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Discussion Starter · #1 ·
Took the bike to Sturgis. Guess it didn't want to ride the black hills as bad as I did. I never got it running. Rented a beat up dyna on the cheap and rode the piss out of it all week long. Had a blast.

Now, its time to fix the problem. its only firing on one cylinder. I expected that with the mallory, not so much once I switched to the magneto. Checked the cap, put in new points, new coil, condensor, wires, everything. and its still only sparking on one side.

so, I'm pulling it apart. saddens me to do it, but work schedule is stacked heavy for the next few months, so it'll be an early winter tear apart. Sending the mag back to morris for testing and repairing. Cylinders have no crosshatching left and need a hone, needs new rings, exhaust spigots need work...

And I'm on the hunt for horsepower.

I was thinking of bumping up to 3 5/8ths cylinders and swapping my heads out for a set of STDs. figured that'd solve the power problems and exhaust leak while the mag was getting work.

I'm already running outside oilers, and I'm sure the delkron case can handle the extra horses. Would I need to have the cases bored for the larger cylinders? is the base bolt spacing the same? Any other pitfalls I should look out for?

Thanks guys
 

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I like the new S&S panheads, plus, S.T.D. is on the skids so panheads might be hard to find lately. You're gonna need to bore your cases, or you can just buy a set of big bores. I guess with a generator you can't really get cheap cases so I'd prolly bore 'em.
 

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Discussion Starter · #3 ·
I like the new S&S panheads, plus, S.T.D. is on the skids so panheads might be hard to find lately. You're gonna need to bore your cases, or you can just buy a set of big bores. I guess with a generator you can't really get cheap cases so I'd prolly bore 'em.
I'd like to keep the delkron cases. they're awfully beefy, which is confidence inspiring. I'll start the search for a machine shop once I finish collecting parts. I'm supposed to go check a buddy's barn this weekend full of "old harley shit he wants gone..." I'm hoping for an old set of cylinders in there.

I like the S&S heads, but I don't like those different rocker arms, and I prefer the 3 bolt exhaust of the STDs. They're going pretty cheap on egay recently, and was hoping to score a set. I'm hoping they're real and not knockoffs.
 

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The S&S heads have a much higher level of engineering, and ALL come finished with nice ports, where the S.T.D.s are rough all over and individually ported/setup, so it's a crap shoot what yours will look like. If you get 'em cheap enough then I guess it's OK, but the S&S are a higher quality product, IMO.

BTW, avoid those asian cylinders like the plague! I've seen 'em broken all the way around and hanging by the motormount bolts! Use the money you save on the Ebay heads to buy S&S, they are WAY better!
 

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THE closer you leace it to stock the more dependable it will be. going stroker only creates problems. get that mag out and put a stock dist. in...... JMO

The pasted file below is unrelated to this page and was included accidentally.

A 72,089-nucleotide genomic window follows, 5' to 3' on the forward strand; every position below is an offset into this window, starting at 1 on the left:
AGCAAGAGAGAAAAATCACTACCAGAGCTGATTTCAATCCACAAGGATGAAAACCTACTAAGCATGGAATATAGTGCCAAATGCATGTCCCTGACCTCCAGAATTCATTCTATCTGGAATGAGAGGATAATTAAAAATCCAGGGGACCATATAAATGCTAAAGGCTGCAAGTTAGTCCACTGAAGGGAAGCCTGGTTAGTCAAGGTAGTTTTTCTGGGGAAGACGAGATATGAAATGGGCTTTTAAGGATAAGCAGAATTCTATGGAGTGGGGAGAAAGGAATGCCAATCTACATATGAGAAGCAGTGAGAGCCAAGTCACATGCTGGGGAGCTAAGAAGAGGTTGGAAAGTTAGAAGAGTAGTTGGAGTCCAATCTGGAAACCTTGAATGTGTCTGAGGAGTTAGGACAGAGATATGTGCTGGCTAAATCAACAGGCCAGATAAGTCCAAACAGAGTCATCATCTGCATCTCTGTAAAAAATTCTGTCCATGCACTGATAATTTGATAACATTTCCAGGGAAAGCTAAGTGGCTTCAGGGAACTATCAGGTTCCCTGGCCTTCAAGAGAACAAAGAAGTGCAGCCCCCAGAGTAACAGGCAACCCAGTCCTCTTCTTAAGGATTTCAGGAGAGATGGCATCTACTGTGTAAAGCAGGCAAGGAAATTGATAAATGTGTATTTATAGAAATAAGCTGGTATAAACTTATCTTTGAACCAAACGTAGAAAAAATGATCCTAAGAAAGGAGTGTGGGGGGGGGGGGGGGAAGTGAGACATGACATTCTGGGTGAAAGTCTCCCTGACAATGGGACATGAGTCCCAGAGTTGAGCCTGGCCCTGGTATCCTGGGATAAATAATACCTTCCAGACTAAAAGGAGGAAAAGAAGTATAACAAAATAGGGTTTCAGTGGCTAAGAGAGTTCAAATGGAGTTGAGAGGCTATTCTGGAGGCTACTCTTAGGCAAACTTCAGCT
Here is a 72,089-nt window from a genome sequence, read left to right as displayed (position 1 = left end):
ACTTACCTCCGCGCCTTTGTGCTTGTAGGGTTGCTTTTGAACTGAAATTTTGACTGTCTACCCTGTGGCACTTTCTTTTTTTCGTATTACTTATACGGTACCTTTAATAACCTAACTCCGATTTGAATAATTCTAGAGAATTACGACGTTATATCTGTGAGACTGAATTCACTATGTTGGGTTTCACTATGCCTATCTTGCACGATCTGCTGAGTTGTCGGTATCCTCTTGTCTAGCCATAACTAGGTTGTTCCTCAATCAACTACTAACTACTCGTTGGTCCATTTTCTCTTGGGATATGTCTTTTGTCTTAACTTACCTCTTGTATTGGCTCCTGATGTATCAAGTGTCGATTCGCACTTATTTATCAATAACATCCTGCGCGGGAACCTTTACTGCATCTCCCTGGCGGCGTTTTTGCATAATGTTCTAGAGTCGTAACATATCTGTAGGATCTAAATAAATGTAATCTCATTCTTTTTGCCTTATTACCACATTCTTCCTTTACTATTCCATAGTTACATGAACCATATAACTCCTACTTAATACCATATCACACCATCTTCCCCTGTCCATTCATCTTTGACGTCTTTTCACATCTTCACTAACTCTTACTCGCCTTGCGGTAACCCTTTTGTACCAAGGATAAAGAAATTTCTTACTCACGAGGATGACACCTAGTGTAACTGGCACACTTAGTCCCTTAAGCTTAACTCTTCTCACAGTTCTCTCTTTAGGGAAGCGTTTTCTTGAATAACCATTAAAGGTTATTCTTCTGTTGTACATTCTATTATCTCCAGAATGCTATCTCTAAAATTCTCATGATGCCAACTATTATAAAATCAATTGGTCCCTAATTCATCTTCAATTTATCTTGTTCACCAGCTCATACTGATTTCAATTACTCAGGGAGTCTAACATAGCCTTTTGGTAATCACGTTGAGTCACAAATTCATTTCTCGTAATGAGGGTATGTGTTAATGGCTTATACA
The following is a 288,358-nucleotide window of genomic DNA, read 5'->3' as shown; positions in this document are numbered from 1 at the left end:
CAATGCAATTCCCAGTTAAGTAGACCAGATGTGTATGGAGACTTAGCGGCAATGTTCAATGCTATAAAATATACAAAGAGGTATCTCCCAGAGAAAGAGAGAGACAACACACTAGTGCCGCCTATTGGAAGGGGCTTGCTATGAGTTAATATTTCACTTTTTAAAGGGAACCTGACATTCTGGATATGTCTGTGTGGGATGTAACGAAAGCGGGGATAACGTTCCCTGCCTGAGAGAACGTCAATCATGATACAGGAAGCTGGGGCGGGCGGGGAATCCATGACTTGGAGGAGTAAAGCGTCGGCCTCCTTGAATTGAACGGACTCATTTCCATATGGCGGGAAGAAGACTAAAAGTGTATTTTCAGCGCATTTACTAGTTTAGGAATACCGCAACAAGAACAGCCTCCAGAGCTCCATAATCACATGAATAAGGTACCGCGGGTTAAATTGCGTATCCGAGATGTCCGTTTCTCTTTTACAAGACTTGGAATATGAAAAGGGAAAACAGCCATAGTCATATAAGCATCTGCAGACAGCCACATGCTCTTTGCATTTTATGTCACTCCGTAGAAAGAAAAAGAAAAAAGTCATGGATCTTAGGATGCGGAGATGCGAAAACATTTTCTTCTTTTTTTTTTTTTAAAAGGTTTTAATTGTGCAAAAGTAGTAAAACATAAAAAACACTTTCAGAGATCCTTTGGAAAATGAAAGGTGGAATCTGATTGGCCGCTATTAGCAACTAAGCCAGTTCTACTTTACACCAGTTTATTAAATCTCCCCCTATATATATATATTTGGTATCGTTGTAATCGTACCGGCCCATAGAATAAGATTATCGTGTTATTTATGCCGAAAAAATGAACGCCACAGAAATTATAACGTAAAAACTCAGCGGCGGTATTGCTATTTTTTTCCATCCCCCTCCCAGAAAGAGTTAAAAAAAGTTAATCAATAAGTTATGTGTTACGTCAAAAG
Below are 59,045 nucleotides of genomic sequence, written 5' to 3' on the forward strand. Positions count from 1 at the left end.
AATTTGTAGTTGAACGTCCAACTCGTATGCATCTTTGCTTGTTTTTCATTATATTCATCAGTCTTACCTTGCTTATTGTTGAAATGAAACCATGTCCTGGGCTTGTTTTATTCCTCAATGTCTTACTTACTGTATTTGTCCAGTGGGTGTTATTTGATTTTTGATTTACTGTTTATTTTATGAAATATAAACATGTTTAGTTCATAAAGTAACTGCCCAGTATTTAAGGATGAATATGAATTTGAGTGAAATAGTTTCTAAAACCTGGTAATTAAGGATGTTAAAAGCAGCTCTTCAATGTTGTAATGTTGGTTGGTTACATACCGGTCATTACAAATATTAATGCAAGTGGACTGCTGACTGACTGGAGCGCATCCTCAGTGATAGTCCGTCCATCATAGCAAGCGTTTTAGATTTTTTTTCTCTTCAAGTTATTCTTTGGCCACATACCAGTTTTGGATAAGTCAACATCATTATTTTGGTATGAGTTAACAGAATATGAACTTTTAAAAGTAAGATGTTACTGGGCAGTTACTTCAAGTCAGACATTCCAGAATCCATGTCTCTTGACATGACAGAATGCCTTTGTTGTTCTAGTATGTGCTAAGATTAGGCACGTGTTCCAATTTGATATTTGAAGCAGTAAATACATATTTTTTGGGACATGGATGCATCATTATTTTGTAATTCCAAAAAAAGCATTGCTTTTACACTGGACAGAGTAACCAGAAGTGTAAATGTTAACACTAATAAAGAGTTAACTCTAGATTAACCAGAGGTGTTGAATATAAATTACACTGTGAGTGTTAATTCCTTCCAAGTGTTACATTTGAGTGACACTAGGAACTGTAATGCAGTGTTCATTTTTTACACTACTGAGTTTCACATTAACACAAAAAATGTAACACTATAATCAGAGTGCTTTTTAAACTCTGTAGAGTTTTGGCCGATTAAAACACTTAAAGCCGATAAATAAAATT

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THE closer you leace it to stock the more dependable it will be. going stroker only creates problems. get that mag out and put a stock dist. in...... JMO
Really? Better tell that to my stroker then cause there's around 40k trouble free miles on its lower end. It depends on how well it was setup.
 

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THE closer you leace it to stock the more dependable it will be. going stroker only creates problems. get that mag out and put a stock dist. in...... JMO
A properly maintained stroker can be just as reliable as anything else. Usually the people that say things like this have never owned a big motor or got one that was mistreated before they took it on.

He's talking bigger bore anyway, not stroking. A bigger bore is actually BETTER because it makes the motor itself closer to square, which generally gives a better hp/tq powerband. The only disadvantage would be if he had stock cases that were already weak and the boring would thin out the sides, but that's not the case as Delkrons are made to accept pretty much the biggest size jugs that they make.
 

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Discussion Starter · #10 ·
THE closer you leace it to stock the more dependable it will be. going stroker only creates problems. get that mag out and put a stock dist. in...... JMO
If i was going for outright dependability, I'd go pick up a new twin cam with a warranty.

as far as ignition goes, I was running a mallory, and after two blown modules, three bad coils, and a shorted out battery, I wanted something better. The mag is getting its fair shake, it was a craigslist find, i got what I paid for, and it should do fine once its repaired and timed right.

Everyone is entitled to their opinion, but few guys on here are running truly stock bikes, and rarely does the search for more power and increased reliability go hand in hand...
 

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onvaction, I've been building HD's for over 30 years, dependablity and high output mods. don't go togather you end up giveing something up, to gain something. A good combo. for you would be to build a 93 incher 4.5 stroke with 3.625 jugs I've built many of these over the years and they work great and will last a fairly long time if you take care of it.